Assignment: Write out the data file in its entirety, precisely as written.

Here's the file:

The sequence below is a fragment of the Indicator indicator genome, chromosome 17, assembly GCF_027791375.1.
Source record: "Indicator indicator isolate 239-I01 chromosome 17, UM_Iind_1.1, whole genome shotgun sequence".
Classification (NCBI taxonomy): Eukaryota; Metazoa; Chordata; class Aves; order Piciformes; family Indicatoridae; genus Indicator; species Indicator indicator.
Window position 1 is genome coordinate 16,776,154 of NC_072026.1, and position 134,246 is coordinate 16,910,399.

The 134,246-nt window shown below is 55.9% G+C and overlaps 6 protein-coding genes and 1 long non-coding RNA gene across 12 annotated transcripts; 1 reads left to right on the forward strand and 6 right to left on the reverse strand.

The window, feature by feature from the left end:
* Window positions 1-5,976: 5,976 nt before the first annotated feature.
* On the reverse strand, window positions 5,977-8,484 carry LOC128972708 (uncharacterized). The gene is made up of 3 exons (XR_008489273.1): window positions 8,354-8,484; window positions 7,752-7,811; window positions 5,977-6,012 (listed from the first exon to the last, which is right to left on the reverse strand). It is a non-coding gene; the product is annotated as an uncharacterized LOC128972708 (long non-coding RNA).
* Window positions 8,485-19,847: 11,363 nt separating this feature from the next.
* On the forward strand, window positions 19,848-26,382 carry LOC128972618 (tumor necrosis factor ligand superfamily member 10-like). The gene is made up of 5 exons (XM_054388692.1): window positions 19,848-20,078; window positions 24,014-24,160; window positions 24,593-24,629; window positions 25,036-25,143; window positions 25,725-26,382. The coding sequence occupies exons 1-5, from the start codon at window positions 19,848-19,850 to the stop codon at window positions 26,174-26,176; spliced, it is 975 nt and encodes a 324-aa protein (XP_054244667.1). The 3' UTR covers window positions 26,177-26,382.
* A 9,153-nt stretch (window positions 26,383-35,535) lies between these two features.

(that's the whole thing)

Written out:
The sequence below is a fragment of the Indicator indicator genome, chromosome 17, assembly GCF_027791375.1.
Source record: "Indicator indicator isolate 239-I01 chromosome 17, UM_Iind_1.1, whole genome shotgun sequence".
Classification (NCBI taxonomy): Eukaryota; Metazoa; Chordata; class Aves; order Piciformes; family Indicatoridae; genus Indicator; species Indicator indicator.
Window position 1 is genome coordinate 16,776,154 of NC_072026.1, and position 134,246 is coordinate 16,910,399.

The 134,246-nt window shown below is 55.9% G+C and overlaps 6 protein-coding genes and 1 long non-coding RNA gene across 12 annotated transcripts; 1 reads left to right on the forward strand and 6 right to left on the reverse strand.

The window, feature by feature from the left end:
* Window positions 1-5,976: 5,976 nt before the first annotated feature.
* On the reverse strand, window positions 5,977-8,484 carry LOC128972708 (uncharacterized). The gene is made up of 3 exons (XR_008489273.1): window positions 8,354-8,484; window positions 7,752-7,811; window positions 5,977-6,012 (listed from the first exon to the last, which is right to left on the reverse strand). It is a non-coding gene; the product is annotated as an uncharacterized LOC128972708 (long non-coding RNA).
* Window positions 8,485-19,847: 11,363 nt separating this feature from the next.
* On the forward strand, window positions 19,848-26,382 carry LOC128972618 (tumor necrosis factor ligand superfamily member 10-like). The gene is made up of 5 exons (XM_054388692.1): window positions 19,848-20,078; window positions 24,014-24,160; window positions 24,593-24,629; window positions 25,036-25,143; window positions 25,725-26,382. The coding sequence occupies exons 1-5, from the start codon at window positions 19,848-19,850 to the stop codon at window positions 26,174-26,176; spliced, it is 975 nt and encodes a 324-aa protein (XP_054244667.1). The 3' UTR covers window positions 26,177-26,382.
* A 9,153-nt stretch (window positions 26,383-35,535) lies between these two features.